On May 30th, the Chamber hosted a Cross-Border Business Forum focusing on the importance of the Colorado River to the border region and the efforts in the U.S. and Mexico to maximize water reliability and prepare for climate change impacts. A panel of experts answered key questions such as current and future conservation measures to ensure a steady water supply.
This binational region has a combined economy of $1 trillion that continues to grow and prosper, in great part thanks to its access to water. The Mexican Water Treaty of 1944 enforced the reduction of water deliveries during a shortage and the increase during wet periods allowing Mexico and the U.S. to benefit from each other. Additionally, minute 323 provided certainty to binational collaboration by extending the treaty until 2026. Panelists discussed the challenge and need for the agreement to represent a win-win for both countries.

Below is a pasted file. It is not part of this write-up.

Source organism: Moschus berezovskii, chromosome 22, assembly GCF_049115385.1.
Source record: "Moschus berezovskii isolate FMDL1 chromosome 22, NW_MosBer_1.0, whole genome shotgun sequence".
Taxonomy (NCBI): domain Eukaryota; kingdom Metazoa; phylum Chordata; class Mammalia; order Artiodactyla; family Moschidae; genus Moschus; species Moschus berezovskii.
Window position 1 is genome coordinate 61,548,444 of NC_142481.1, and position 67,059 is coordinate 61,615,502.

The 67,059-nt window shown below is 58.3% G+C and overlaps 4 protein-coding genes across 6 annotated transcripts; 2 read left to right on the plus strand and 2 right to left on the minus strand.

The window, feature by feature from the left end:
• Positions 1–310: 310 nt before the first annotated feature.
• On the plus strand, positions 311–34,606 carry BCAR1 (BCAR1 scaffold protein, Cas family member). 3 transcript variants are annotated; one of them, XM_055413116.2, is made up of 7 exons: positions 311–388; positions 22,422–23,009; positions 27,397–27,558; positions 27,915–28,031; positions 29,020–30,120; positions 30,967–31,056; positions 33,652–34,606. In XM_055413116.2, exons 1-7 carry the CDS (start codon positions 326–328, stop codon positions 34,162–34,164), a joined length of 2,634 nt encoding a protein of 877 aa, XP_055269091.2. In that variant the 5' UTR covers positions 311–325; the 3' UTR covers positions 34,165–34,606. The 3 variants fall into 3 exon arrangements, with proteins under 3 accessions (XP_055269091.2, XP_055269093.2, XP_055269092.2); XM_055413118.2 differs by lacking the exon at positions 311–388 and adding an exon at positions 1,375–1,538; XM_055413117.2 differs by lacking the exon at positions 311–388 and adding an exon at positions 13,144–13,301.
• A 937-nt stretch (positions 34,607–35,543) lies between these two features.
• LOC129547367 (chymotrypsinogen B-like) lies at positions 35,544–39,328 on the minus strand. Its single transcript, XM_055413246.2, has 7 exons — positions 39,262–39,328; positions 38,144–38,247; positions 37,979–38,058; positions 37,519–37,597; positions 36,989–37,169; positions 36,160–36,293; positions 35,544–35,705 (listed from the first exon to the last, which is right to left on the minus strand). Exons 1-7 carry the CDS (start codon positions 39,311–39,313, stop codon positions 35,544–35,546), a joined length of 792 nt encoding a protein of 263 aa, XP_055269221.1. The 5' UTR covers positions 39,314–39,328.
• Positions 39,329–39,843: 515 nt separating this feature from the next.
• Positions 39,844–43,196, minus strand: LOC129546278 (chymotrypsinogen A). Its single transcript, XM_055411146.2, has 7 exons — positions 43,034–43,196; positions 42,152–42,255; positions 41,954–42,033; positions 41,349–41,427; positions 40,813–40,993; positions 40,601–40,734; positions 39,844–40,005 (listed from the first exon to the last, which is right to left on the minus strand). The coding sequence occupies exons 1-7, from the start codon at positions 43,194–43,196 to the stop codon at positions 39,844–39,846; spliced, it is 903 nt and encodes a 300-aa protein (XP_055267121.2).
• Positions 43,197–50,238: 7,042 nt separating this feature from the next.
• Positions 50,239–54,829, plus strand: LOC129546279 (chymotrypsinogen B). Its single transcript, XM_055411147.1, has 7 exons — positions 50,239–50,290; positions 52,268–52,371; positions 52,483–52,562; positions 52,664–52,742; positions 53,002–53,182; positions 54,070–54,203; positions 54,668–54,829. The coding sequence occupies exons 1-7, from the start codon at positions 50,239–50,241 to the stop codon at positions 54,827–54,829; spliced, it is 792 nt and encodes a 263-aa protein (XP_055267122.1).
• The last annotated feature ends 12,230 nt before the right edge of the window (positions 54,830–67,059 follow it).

Furthermore, the Quantification Settlement Agreement enabled California to implement major Colorado River water conservation transfer programs, stabilizing water supplies for 75 years and reducing the state’s water demand and impact on the river to its 4.4 million acre-foot entitlement. Benefits include reducing California’s overdependence on the Colorado River, Salton Sea Restoration, and water supply.